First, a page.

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June 11, 1991


The opinion of the court was delivered by: Mukasey, District Judge.


On the evening of July 10, 1972, Samuel Charles, a black male, was stabbed to death in the vicinity of 45th Street and Broadway. On June 14, 1984, petitioner Warren Schurman, who is white, was indicted for the murder and was subsequently convicted after trial and sentenced to an indeterminate prison term of from 25 years to life. He appealed his conviction to the Appellate Division, where it was summarily affirmed. The Court of Appeals denied petitioner leave to appeal.

He seeks habeas corpus on several grounds: (1) the 12-year delay between the murder and his indictment denied him due process; (2) the prosecution improperly solicited hearsay testimony from one of its witnesses that petitioner had been a suspect in the crime in 1972; (3) the prosecution improperly bolstered witnesses' credibility prior to cross-examination by soliciting testimony about its chief witness's cooperation with federal authorities and placement in the federal witness protection program, as well as about petitioner's alleged attempts on that witness's life; (4) the prosecution elicited testimony about an uncharged assault on a black man by petitioner, which improperly tended to show a criminal disposition and tendency towards violence; and (5) the prosecutor made inflammatory statements in his opening and his summation that the alleged crime was racially motivated. For the reasons discussed below, petitioner's writ for habeas relief is denied.


The facts are as follows: On the night of July 10, 1972, Bernard Schneider, a cab driver, was parked on 46th and Broadway. At about 8:30 p.m., Samuel Charles opened the door of the cab, told Schneider that he had been stabbed and asked if Schneider would take him to the hospital. On the way to the hospital, Charles lost consciousness. He died several days later, without regaining consciousness, of a stab wound to the heart.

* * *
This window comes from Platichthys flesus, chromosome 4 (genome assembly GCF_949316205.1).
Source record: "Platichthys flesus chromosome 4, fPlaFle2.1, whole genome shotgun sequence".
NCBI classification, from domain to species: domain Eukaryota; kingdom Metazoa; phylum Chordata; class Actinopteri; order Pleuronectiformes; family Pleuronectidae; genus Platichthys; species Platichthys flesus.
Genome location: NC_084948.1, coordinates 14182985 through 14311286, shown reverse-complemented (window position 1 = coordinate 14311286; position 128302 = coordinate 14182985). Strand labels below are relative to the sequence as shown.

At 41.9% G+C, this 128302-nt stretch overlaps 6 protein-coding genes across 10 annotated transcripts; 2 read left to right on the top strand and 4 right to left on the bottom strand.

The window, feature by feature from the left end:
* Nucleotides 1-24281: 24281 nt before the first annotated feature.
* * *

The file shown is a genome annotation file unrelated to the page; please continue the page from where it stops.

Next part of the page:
The police were informed at about 10:00 p.m. that an individual had been brought to the hospital with a stab wound in his chest, and Detective Louis Richardson began an investigation. After talking to Schneider, he traced Charles to a parking lot at 137 West 45th Street where he worked. The police then began interviewing people in the area, including people in The Broadway Pub, a restaurant/bar next door to the parking lot. The only material information Richardson learned was that on the night he was murdered, Charles had been involved in an altercation with Alfred Ianniello, the owner of The Broadway Pub.

The case was actively investigated for about two or three weeks. Toward the end of the second week, Detective Richardson received information from F.B.I. Special Agent Corrigan that an informant Corrigan was using had told him that he had heard from one of his sources that a person named Frank Schurman stabbed Charles. (Singer Hr., Corrigan Testimony at 5) The informant provided a physical description of Schurman. (Singer Hr., Corrigan Testimony at 13) The informant told Corrigan that Charles and Ianniello had gotten into a fight, and that Ianniello asked Schurman if he would kill Charles. Schurman then stabbed Charles. (Singer Hr., Corrigan Testimony at 20) Corrigan did not speak to the informant's source or learn his name, and did not provide Richardson with the informant's name. (Singer Hr., Corrigan Testimony at 7-9) The informant's source was not an eyewitness, but rather got his information from somebody else. (Singer Hr., Corrigan Testimony at 23)*fn1 Richardson checked police records and came up with a picture and last known address for "Frank Warren Schurman." He went to that address with the picture and spoke to the building's superintendent, who did not recognize the individual in the picture. (July 8th Hr. at 20-24) Richardson stopped pursuing this lead, judging it to be merely a rumor. He did not return to The Broadway Pub to question people there about a Frank Schurman, nor did he check the District Attorney's office or criminal court records for other information about Schurman. The investigation then lay basically dormant.